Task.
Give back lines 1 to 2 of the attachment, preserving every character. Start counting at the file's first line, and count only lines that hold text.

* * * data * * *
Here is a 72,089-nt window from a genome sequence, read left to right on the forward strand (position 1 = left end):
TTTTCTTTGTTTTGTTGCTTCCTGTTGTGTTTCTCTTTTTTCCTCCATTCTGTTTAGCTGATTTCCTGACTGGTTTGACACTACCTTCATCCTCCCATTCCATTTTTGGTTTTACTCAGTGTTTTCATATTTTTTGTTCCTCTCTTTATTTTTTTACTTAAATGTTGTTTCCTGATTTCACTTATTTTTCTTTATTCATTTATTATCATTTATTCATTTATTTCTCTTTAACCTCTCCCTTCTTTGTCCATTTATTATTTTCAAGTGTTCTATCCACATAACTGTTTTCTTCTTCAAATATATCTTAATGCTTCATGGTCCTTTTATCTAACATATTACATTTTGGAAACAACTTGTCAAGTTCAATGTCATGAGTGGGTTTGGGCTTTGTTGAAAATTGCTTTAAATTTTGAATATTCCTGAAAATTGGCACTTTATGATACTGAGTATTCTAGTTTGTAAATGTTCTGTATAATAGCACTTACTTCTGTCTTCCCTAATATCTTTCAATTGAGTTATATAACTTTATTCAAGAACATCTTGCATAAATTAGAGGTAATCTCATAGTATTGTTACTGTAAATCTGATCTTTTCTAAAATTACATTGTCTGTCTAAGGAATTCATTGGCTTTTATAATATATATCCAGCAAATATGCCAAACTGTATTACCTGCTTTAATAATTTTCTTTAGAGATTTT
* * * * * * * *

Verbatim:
Here is a 72,089-nt window from a genome sequence, read left to right on the forward strand (position 1 = left end):
TTTTCTTTGTTTTGTTGCTTCCTGTTGTGTTTCTCTTTTTTCCTCCATTCTGTTTAGCTGATTTCCTGACTGGTTTGACACTACCTTCATCCTCCCATTCCATTTTTGGTTTTACTCAGTGTTTTCATATTTTTTGTTCCTCTCTTTATTTTTTTACTTAAATGTTGTTTCCTGATTTCACTTATTTTTCTTTATTCATTTATTATCATTTATTCATTTATTTCTCTTTAACCTCTCCCTTCTTTGTCCATTTATTATTTTCAAGTGTTCTATCCACATAACTGTTTTCTTCTTCAAATATATCTTAATGCTTCATGGTCCTTTTATCTAACATATTACATTTTGGAAACAACTTGTCAAGTTCAATGTCATGAGTGGGTTTGGGCTTTGTTGAAAATTGCTTTAAATTTTGAATATTCCTGAAAATTGGCACTTTATGATACTGAGTATTCTAGTTTGTAAATGTTCTGTATAATAGCACTTACTTCTGTCTTCCCTAATATCTTTCAATTGAGTTATATAACTTTATTCAAGAACATCTTGCATAAATTAGAGGTAATCTCATAGTATTGTTACTGTAAATCTGATCTTTTCTAAAATTACATTGTCTGTCTAAGGAATTCATTGGCTTTTATAATATATATCCAGCAAATATGCCAAACTGTATTACCTGCTTTAATAATTTTCTTTAGAGATTTT